sent. We ll have the jiliair in Uoston,
all the fellows can be there. We'll
go to U.u rope for the summer, and 1 will
go into business with father when wi
return. I came to Harvard to scale
l'ernassus, but lir.d myself vvorsliippin
at the shrine of Diana. Uiast it, old
man, brace up and congratulate me
and let's have a leottlc." If I had only
.stopped with one bottle I probably
would have done better in my phuos
ophy examination next day. I only cel
ebrated ticcasionall v " college, and this
was one. of the occasions. Oh, w hat a
night!
As it neared the lirst of June Harvey
was almost constantly in Uoston. He
and his bride-to-be were ecr together
The fellows all wondered what the
freshman was going to do when exam
ligation day came round. Harvey, how
ever, was preparing n surprise for them.
but, alas, for the poor old chap, there
was iu store for him the greatest of all
'f, tJi -7. r7
TllH VlSlTOIt CAME IN.
surprises. He came into my room one
night; I shall never forget the look
upon his face. 1 have seen men die in
the throes of mortal agony, but pain
was never pictured more vividly on any
free than il was upon that of poor Har
vey that night.
lie held in his trembling hand a tele
gram; I knew some terrible calamity
had happened. His father his old and
rtspected father was a bankrupt and
a defaulter. It is too painful even ut
this time to go Into details of that sad
night.
How all the fellows looked and acted.
None could say a word. Harvey, poor
Harvey, cried Like a child. And when
1 saw him who jcterday was the man
of all men to be envied; when I thought
of his broken home this stigma of dis
grace the world would put ujmui his
name; of how, perhaps, the prison cell
yaw ned for his father; and when, abo e
all, I guessed the thing that galled him
more than all cl.se, his loe affair, 1
cried myself. The news was spread
broadcast throughout the countrj by
the morning papers. "Uig-headed Har
vey, Uailroad Manipulator, a Uankrupt."
Harvey's heart was broken; his spirit
was crushed.
Hastily penning a few lines to Ues
sie, In which he referred to the sudden
dow nfall of hi family, of his disgrace;
their present difference in position, life,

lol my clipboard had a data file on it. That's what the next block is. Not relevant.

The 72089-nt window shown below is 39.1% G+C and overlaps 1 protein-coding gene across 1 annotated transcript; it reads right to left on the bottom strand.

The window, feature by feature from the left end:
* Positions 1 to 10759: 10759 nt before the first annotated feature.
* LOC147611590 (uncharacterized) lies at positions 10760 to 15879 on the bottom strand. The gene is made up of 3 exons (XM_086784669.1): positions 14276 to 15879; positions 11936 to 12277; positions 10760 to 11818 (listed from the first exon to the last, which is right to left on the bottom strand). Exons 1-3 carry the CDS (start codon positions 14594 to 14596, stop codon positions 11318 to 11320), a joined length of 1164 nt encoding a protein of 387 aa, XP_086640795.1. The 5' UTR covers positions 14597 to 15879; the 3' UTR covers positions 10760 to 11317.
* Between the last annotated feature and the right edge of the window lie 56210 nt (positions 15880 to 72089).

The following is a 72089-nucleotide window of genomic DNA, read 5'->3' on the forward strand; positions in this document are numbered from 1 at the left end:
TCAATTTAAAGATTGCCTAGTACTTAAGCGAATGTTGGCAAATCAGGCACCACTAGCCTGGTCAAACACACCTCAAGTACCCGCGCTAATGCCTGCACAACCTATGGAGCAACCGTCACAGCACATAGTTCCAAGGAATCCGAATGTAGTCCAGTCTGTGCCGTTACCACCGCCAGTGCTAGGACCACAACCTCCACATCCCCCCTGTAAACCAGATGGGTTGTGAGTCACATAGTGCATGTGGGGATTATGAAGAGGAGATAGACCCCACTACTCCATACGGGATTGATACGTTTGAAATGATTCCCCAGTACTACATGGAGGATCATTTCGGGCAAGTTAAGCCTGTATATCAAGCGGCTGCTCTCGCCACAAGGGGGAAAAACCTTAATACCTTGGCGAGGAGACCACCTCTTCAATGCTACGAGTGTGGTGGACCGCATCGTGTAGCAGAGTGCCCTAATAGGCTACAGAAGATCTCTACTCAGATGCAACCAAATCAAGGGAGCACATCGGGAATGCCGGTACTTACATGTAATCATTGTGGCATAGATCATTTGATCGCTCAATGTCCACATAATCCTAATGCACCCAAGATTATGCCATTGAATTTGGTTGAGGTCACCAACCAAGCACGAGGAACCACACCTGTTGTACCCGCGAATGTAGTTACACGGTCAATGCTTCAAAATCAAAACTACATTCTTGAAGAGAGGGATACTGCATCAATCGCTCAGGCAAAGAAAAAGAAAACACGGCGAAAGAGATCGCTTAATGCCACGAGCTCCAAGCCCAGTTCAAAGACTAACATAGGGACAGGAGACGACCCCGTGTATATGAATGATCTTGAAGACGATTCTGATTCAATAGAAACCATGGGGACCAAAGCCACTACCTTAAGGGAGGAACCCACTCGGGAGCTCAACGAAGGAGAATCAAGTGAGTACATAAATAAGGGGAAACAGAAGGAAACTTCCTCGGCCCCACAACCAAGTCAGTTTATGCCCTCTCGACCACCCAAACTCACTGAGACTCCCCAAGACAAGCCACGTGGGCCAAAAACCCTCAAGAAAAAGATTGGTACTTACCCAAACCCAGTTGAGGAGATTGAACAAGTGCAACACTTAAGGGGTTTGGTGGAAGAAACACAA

etc., !x gatheTd his belongings together
ami In half an hour was olf on a mid
night train for New York, lie would
not stay over a day. lie said on leaving:
"lVllows, I want you to rcmcmlMT me
ns Harvey, and not as a beggar."
He' would mt ami could not go home.
He would only be useless to his parentx
In their hour of woe. He could not
bear to go back to town n beggar where
he hail once been a prince.
Harvey shipped out of New York on
a steamship bound for San Francisco.
She was to take the place of n liner
lhat had gone down idT thft coast of
Lower California. After n vain effort
to find something worth doing in the
city of the Ooldrn (iate, he shipped out
of 'Frisco as a common deckhand on
the fast boat for Japr.r.. Af'.er a fv
months of knockabout life in Yokohama
nd Tokio he fell In with a party of
pearl fishers and was faring well until
a heavy sea tossed them all upon the
rocks of Australia. He next tried sheep
herding away back in the hills, where
he lived for months with i.o company
but his dog and his sheep. He was
stricken dow n w ith a deadly fever w hile
one of a party e.f adventurers who were
si arching for a quick fortune iu the
diamond mines of South Africa. Three
months later, more dead than nlive,
he found his way to Johannesburg. He
here fell In with an Unglish captain
and made his way to Londou and then
to Liverpool, and after four years of
adventure, trial and sickness he landed
once more in New York.
-Harvey was a changed man changed
this time in earnest. He had learned a
most valuable lesson, one worth going
all the way to Africa to learn, my boy.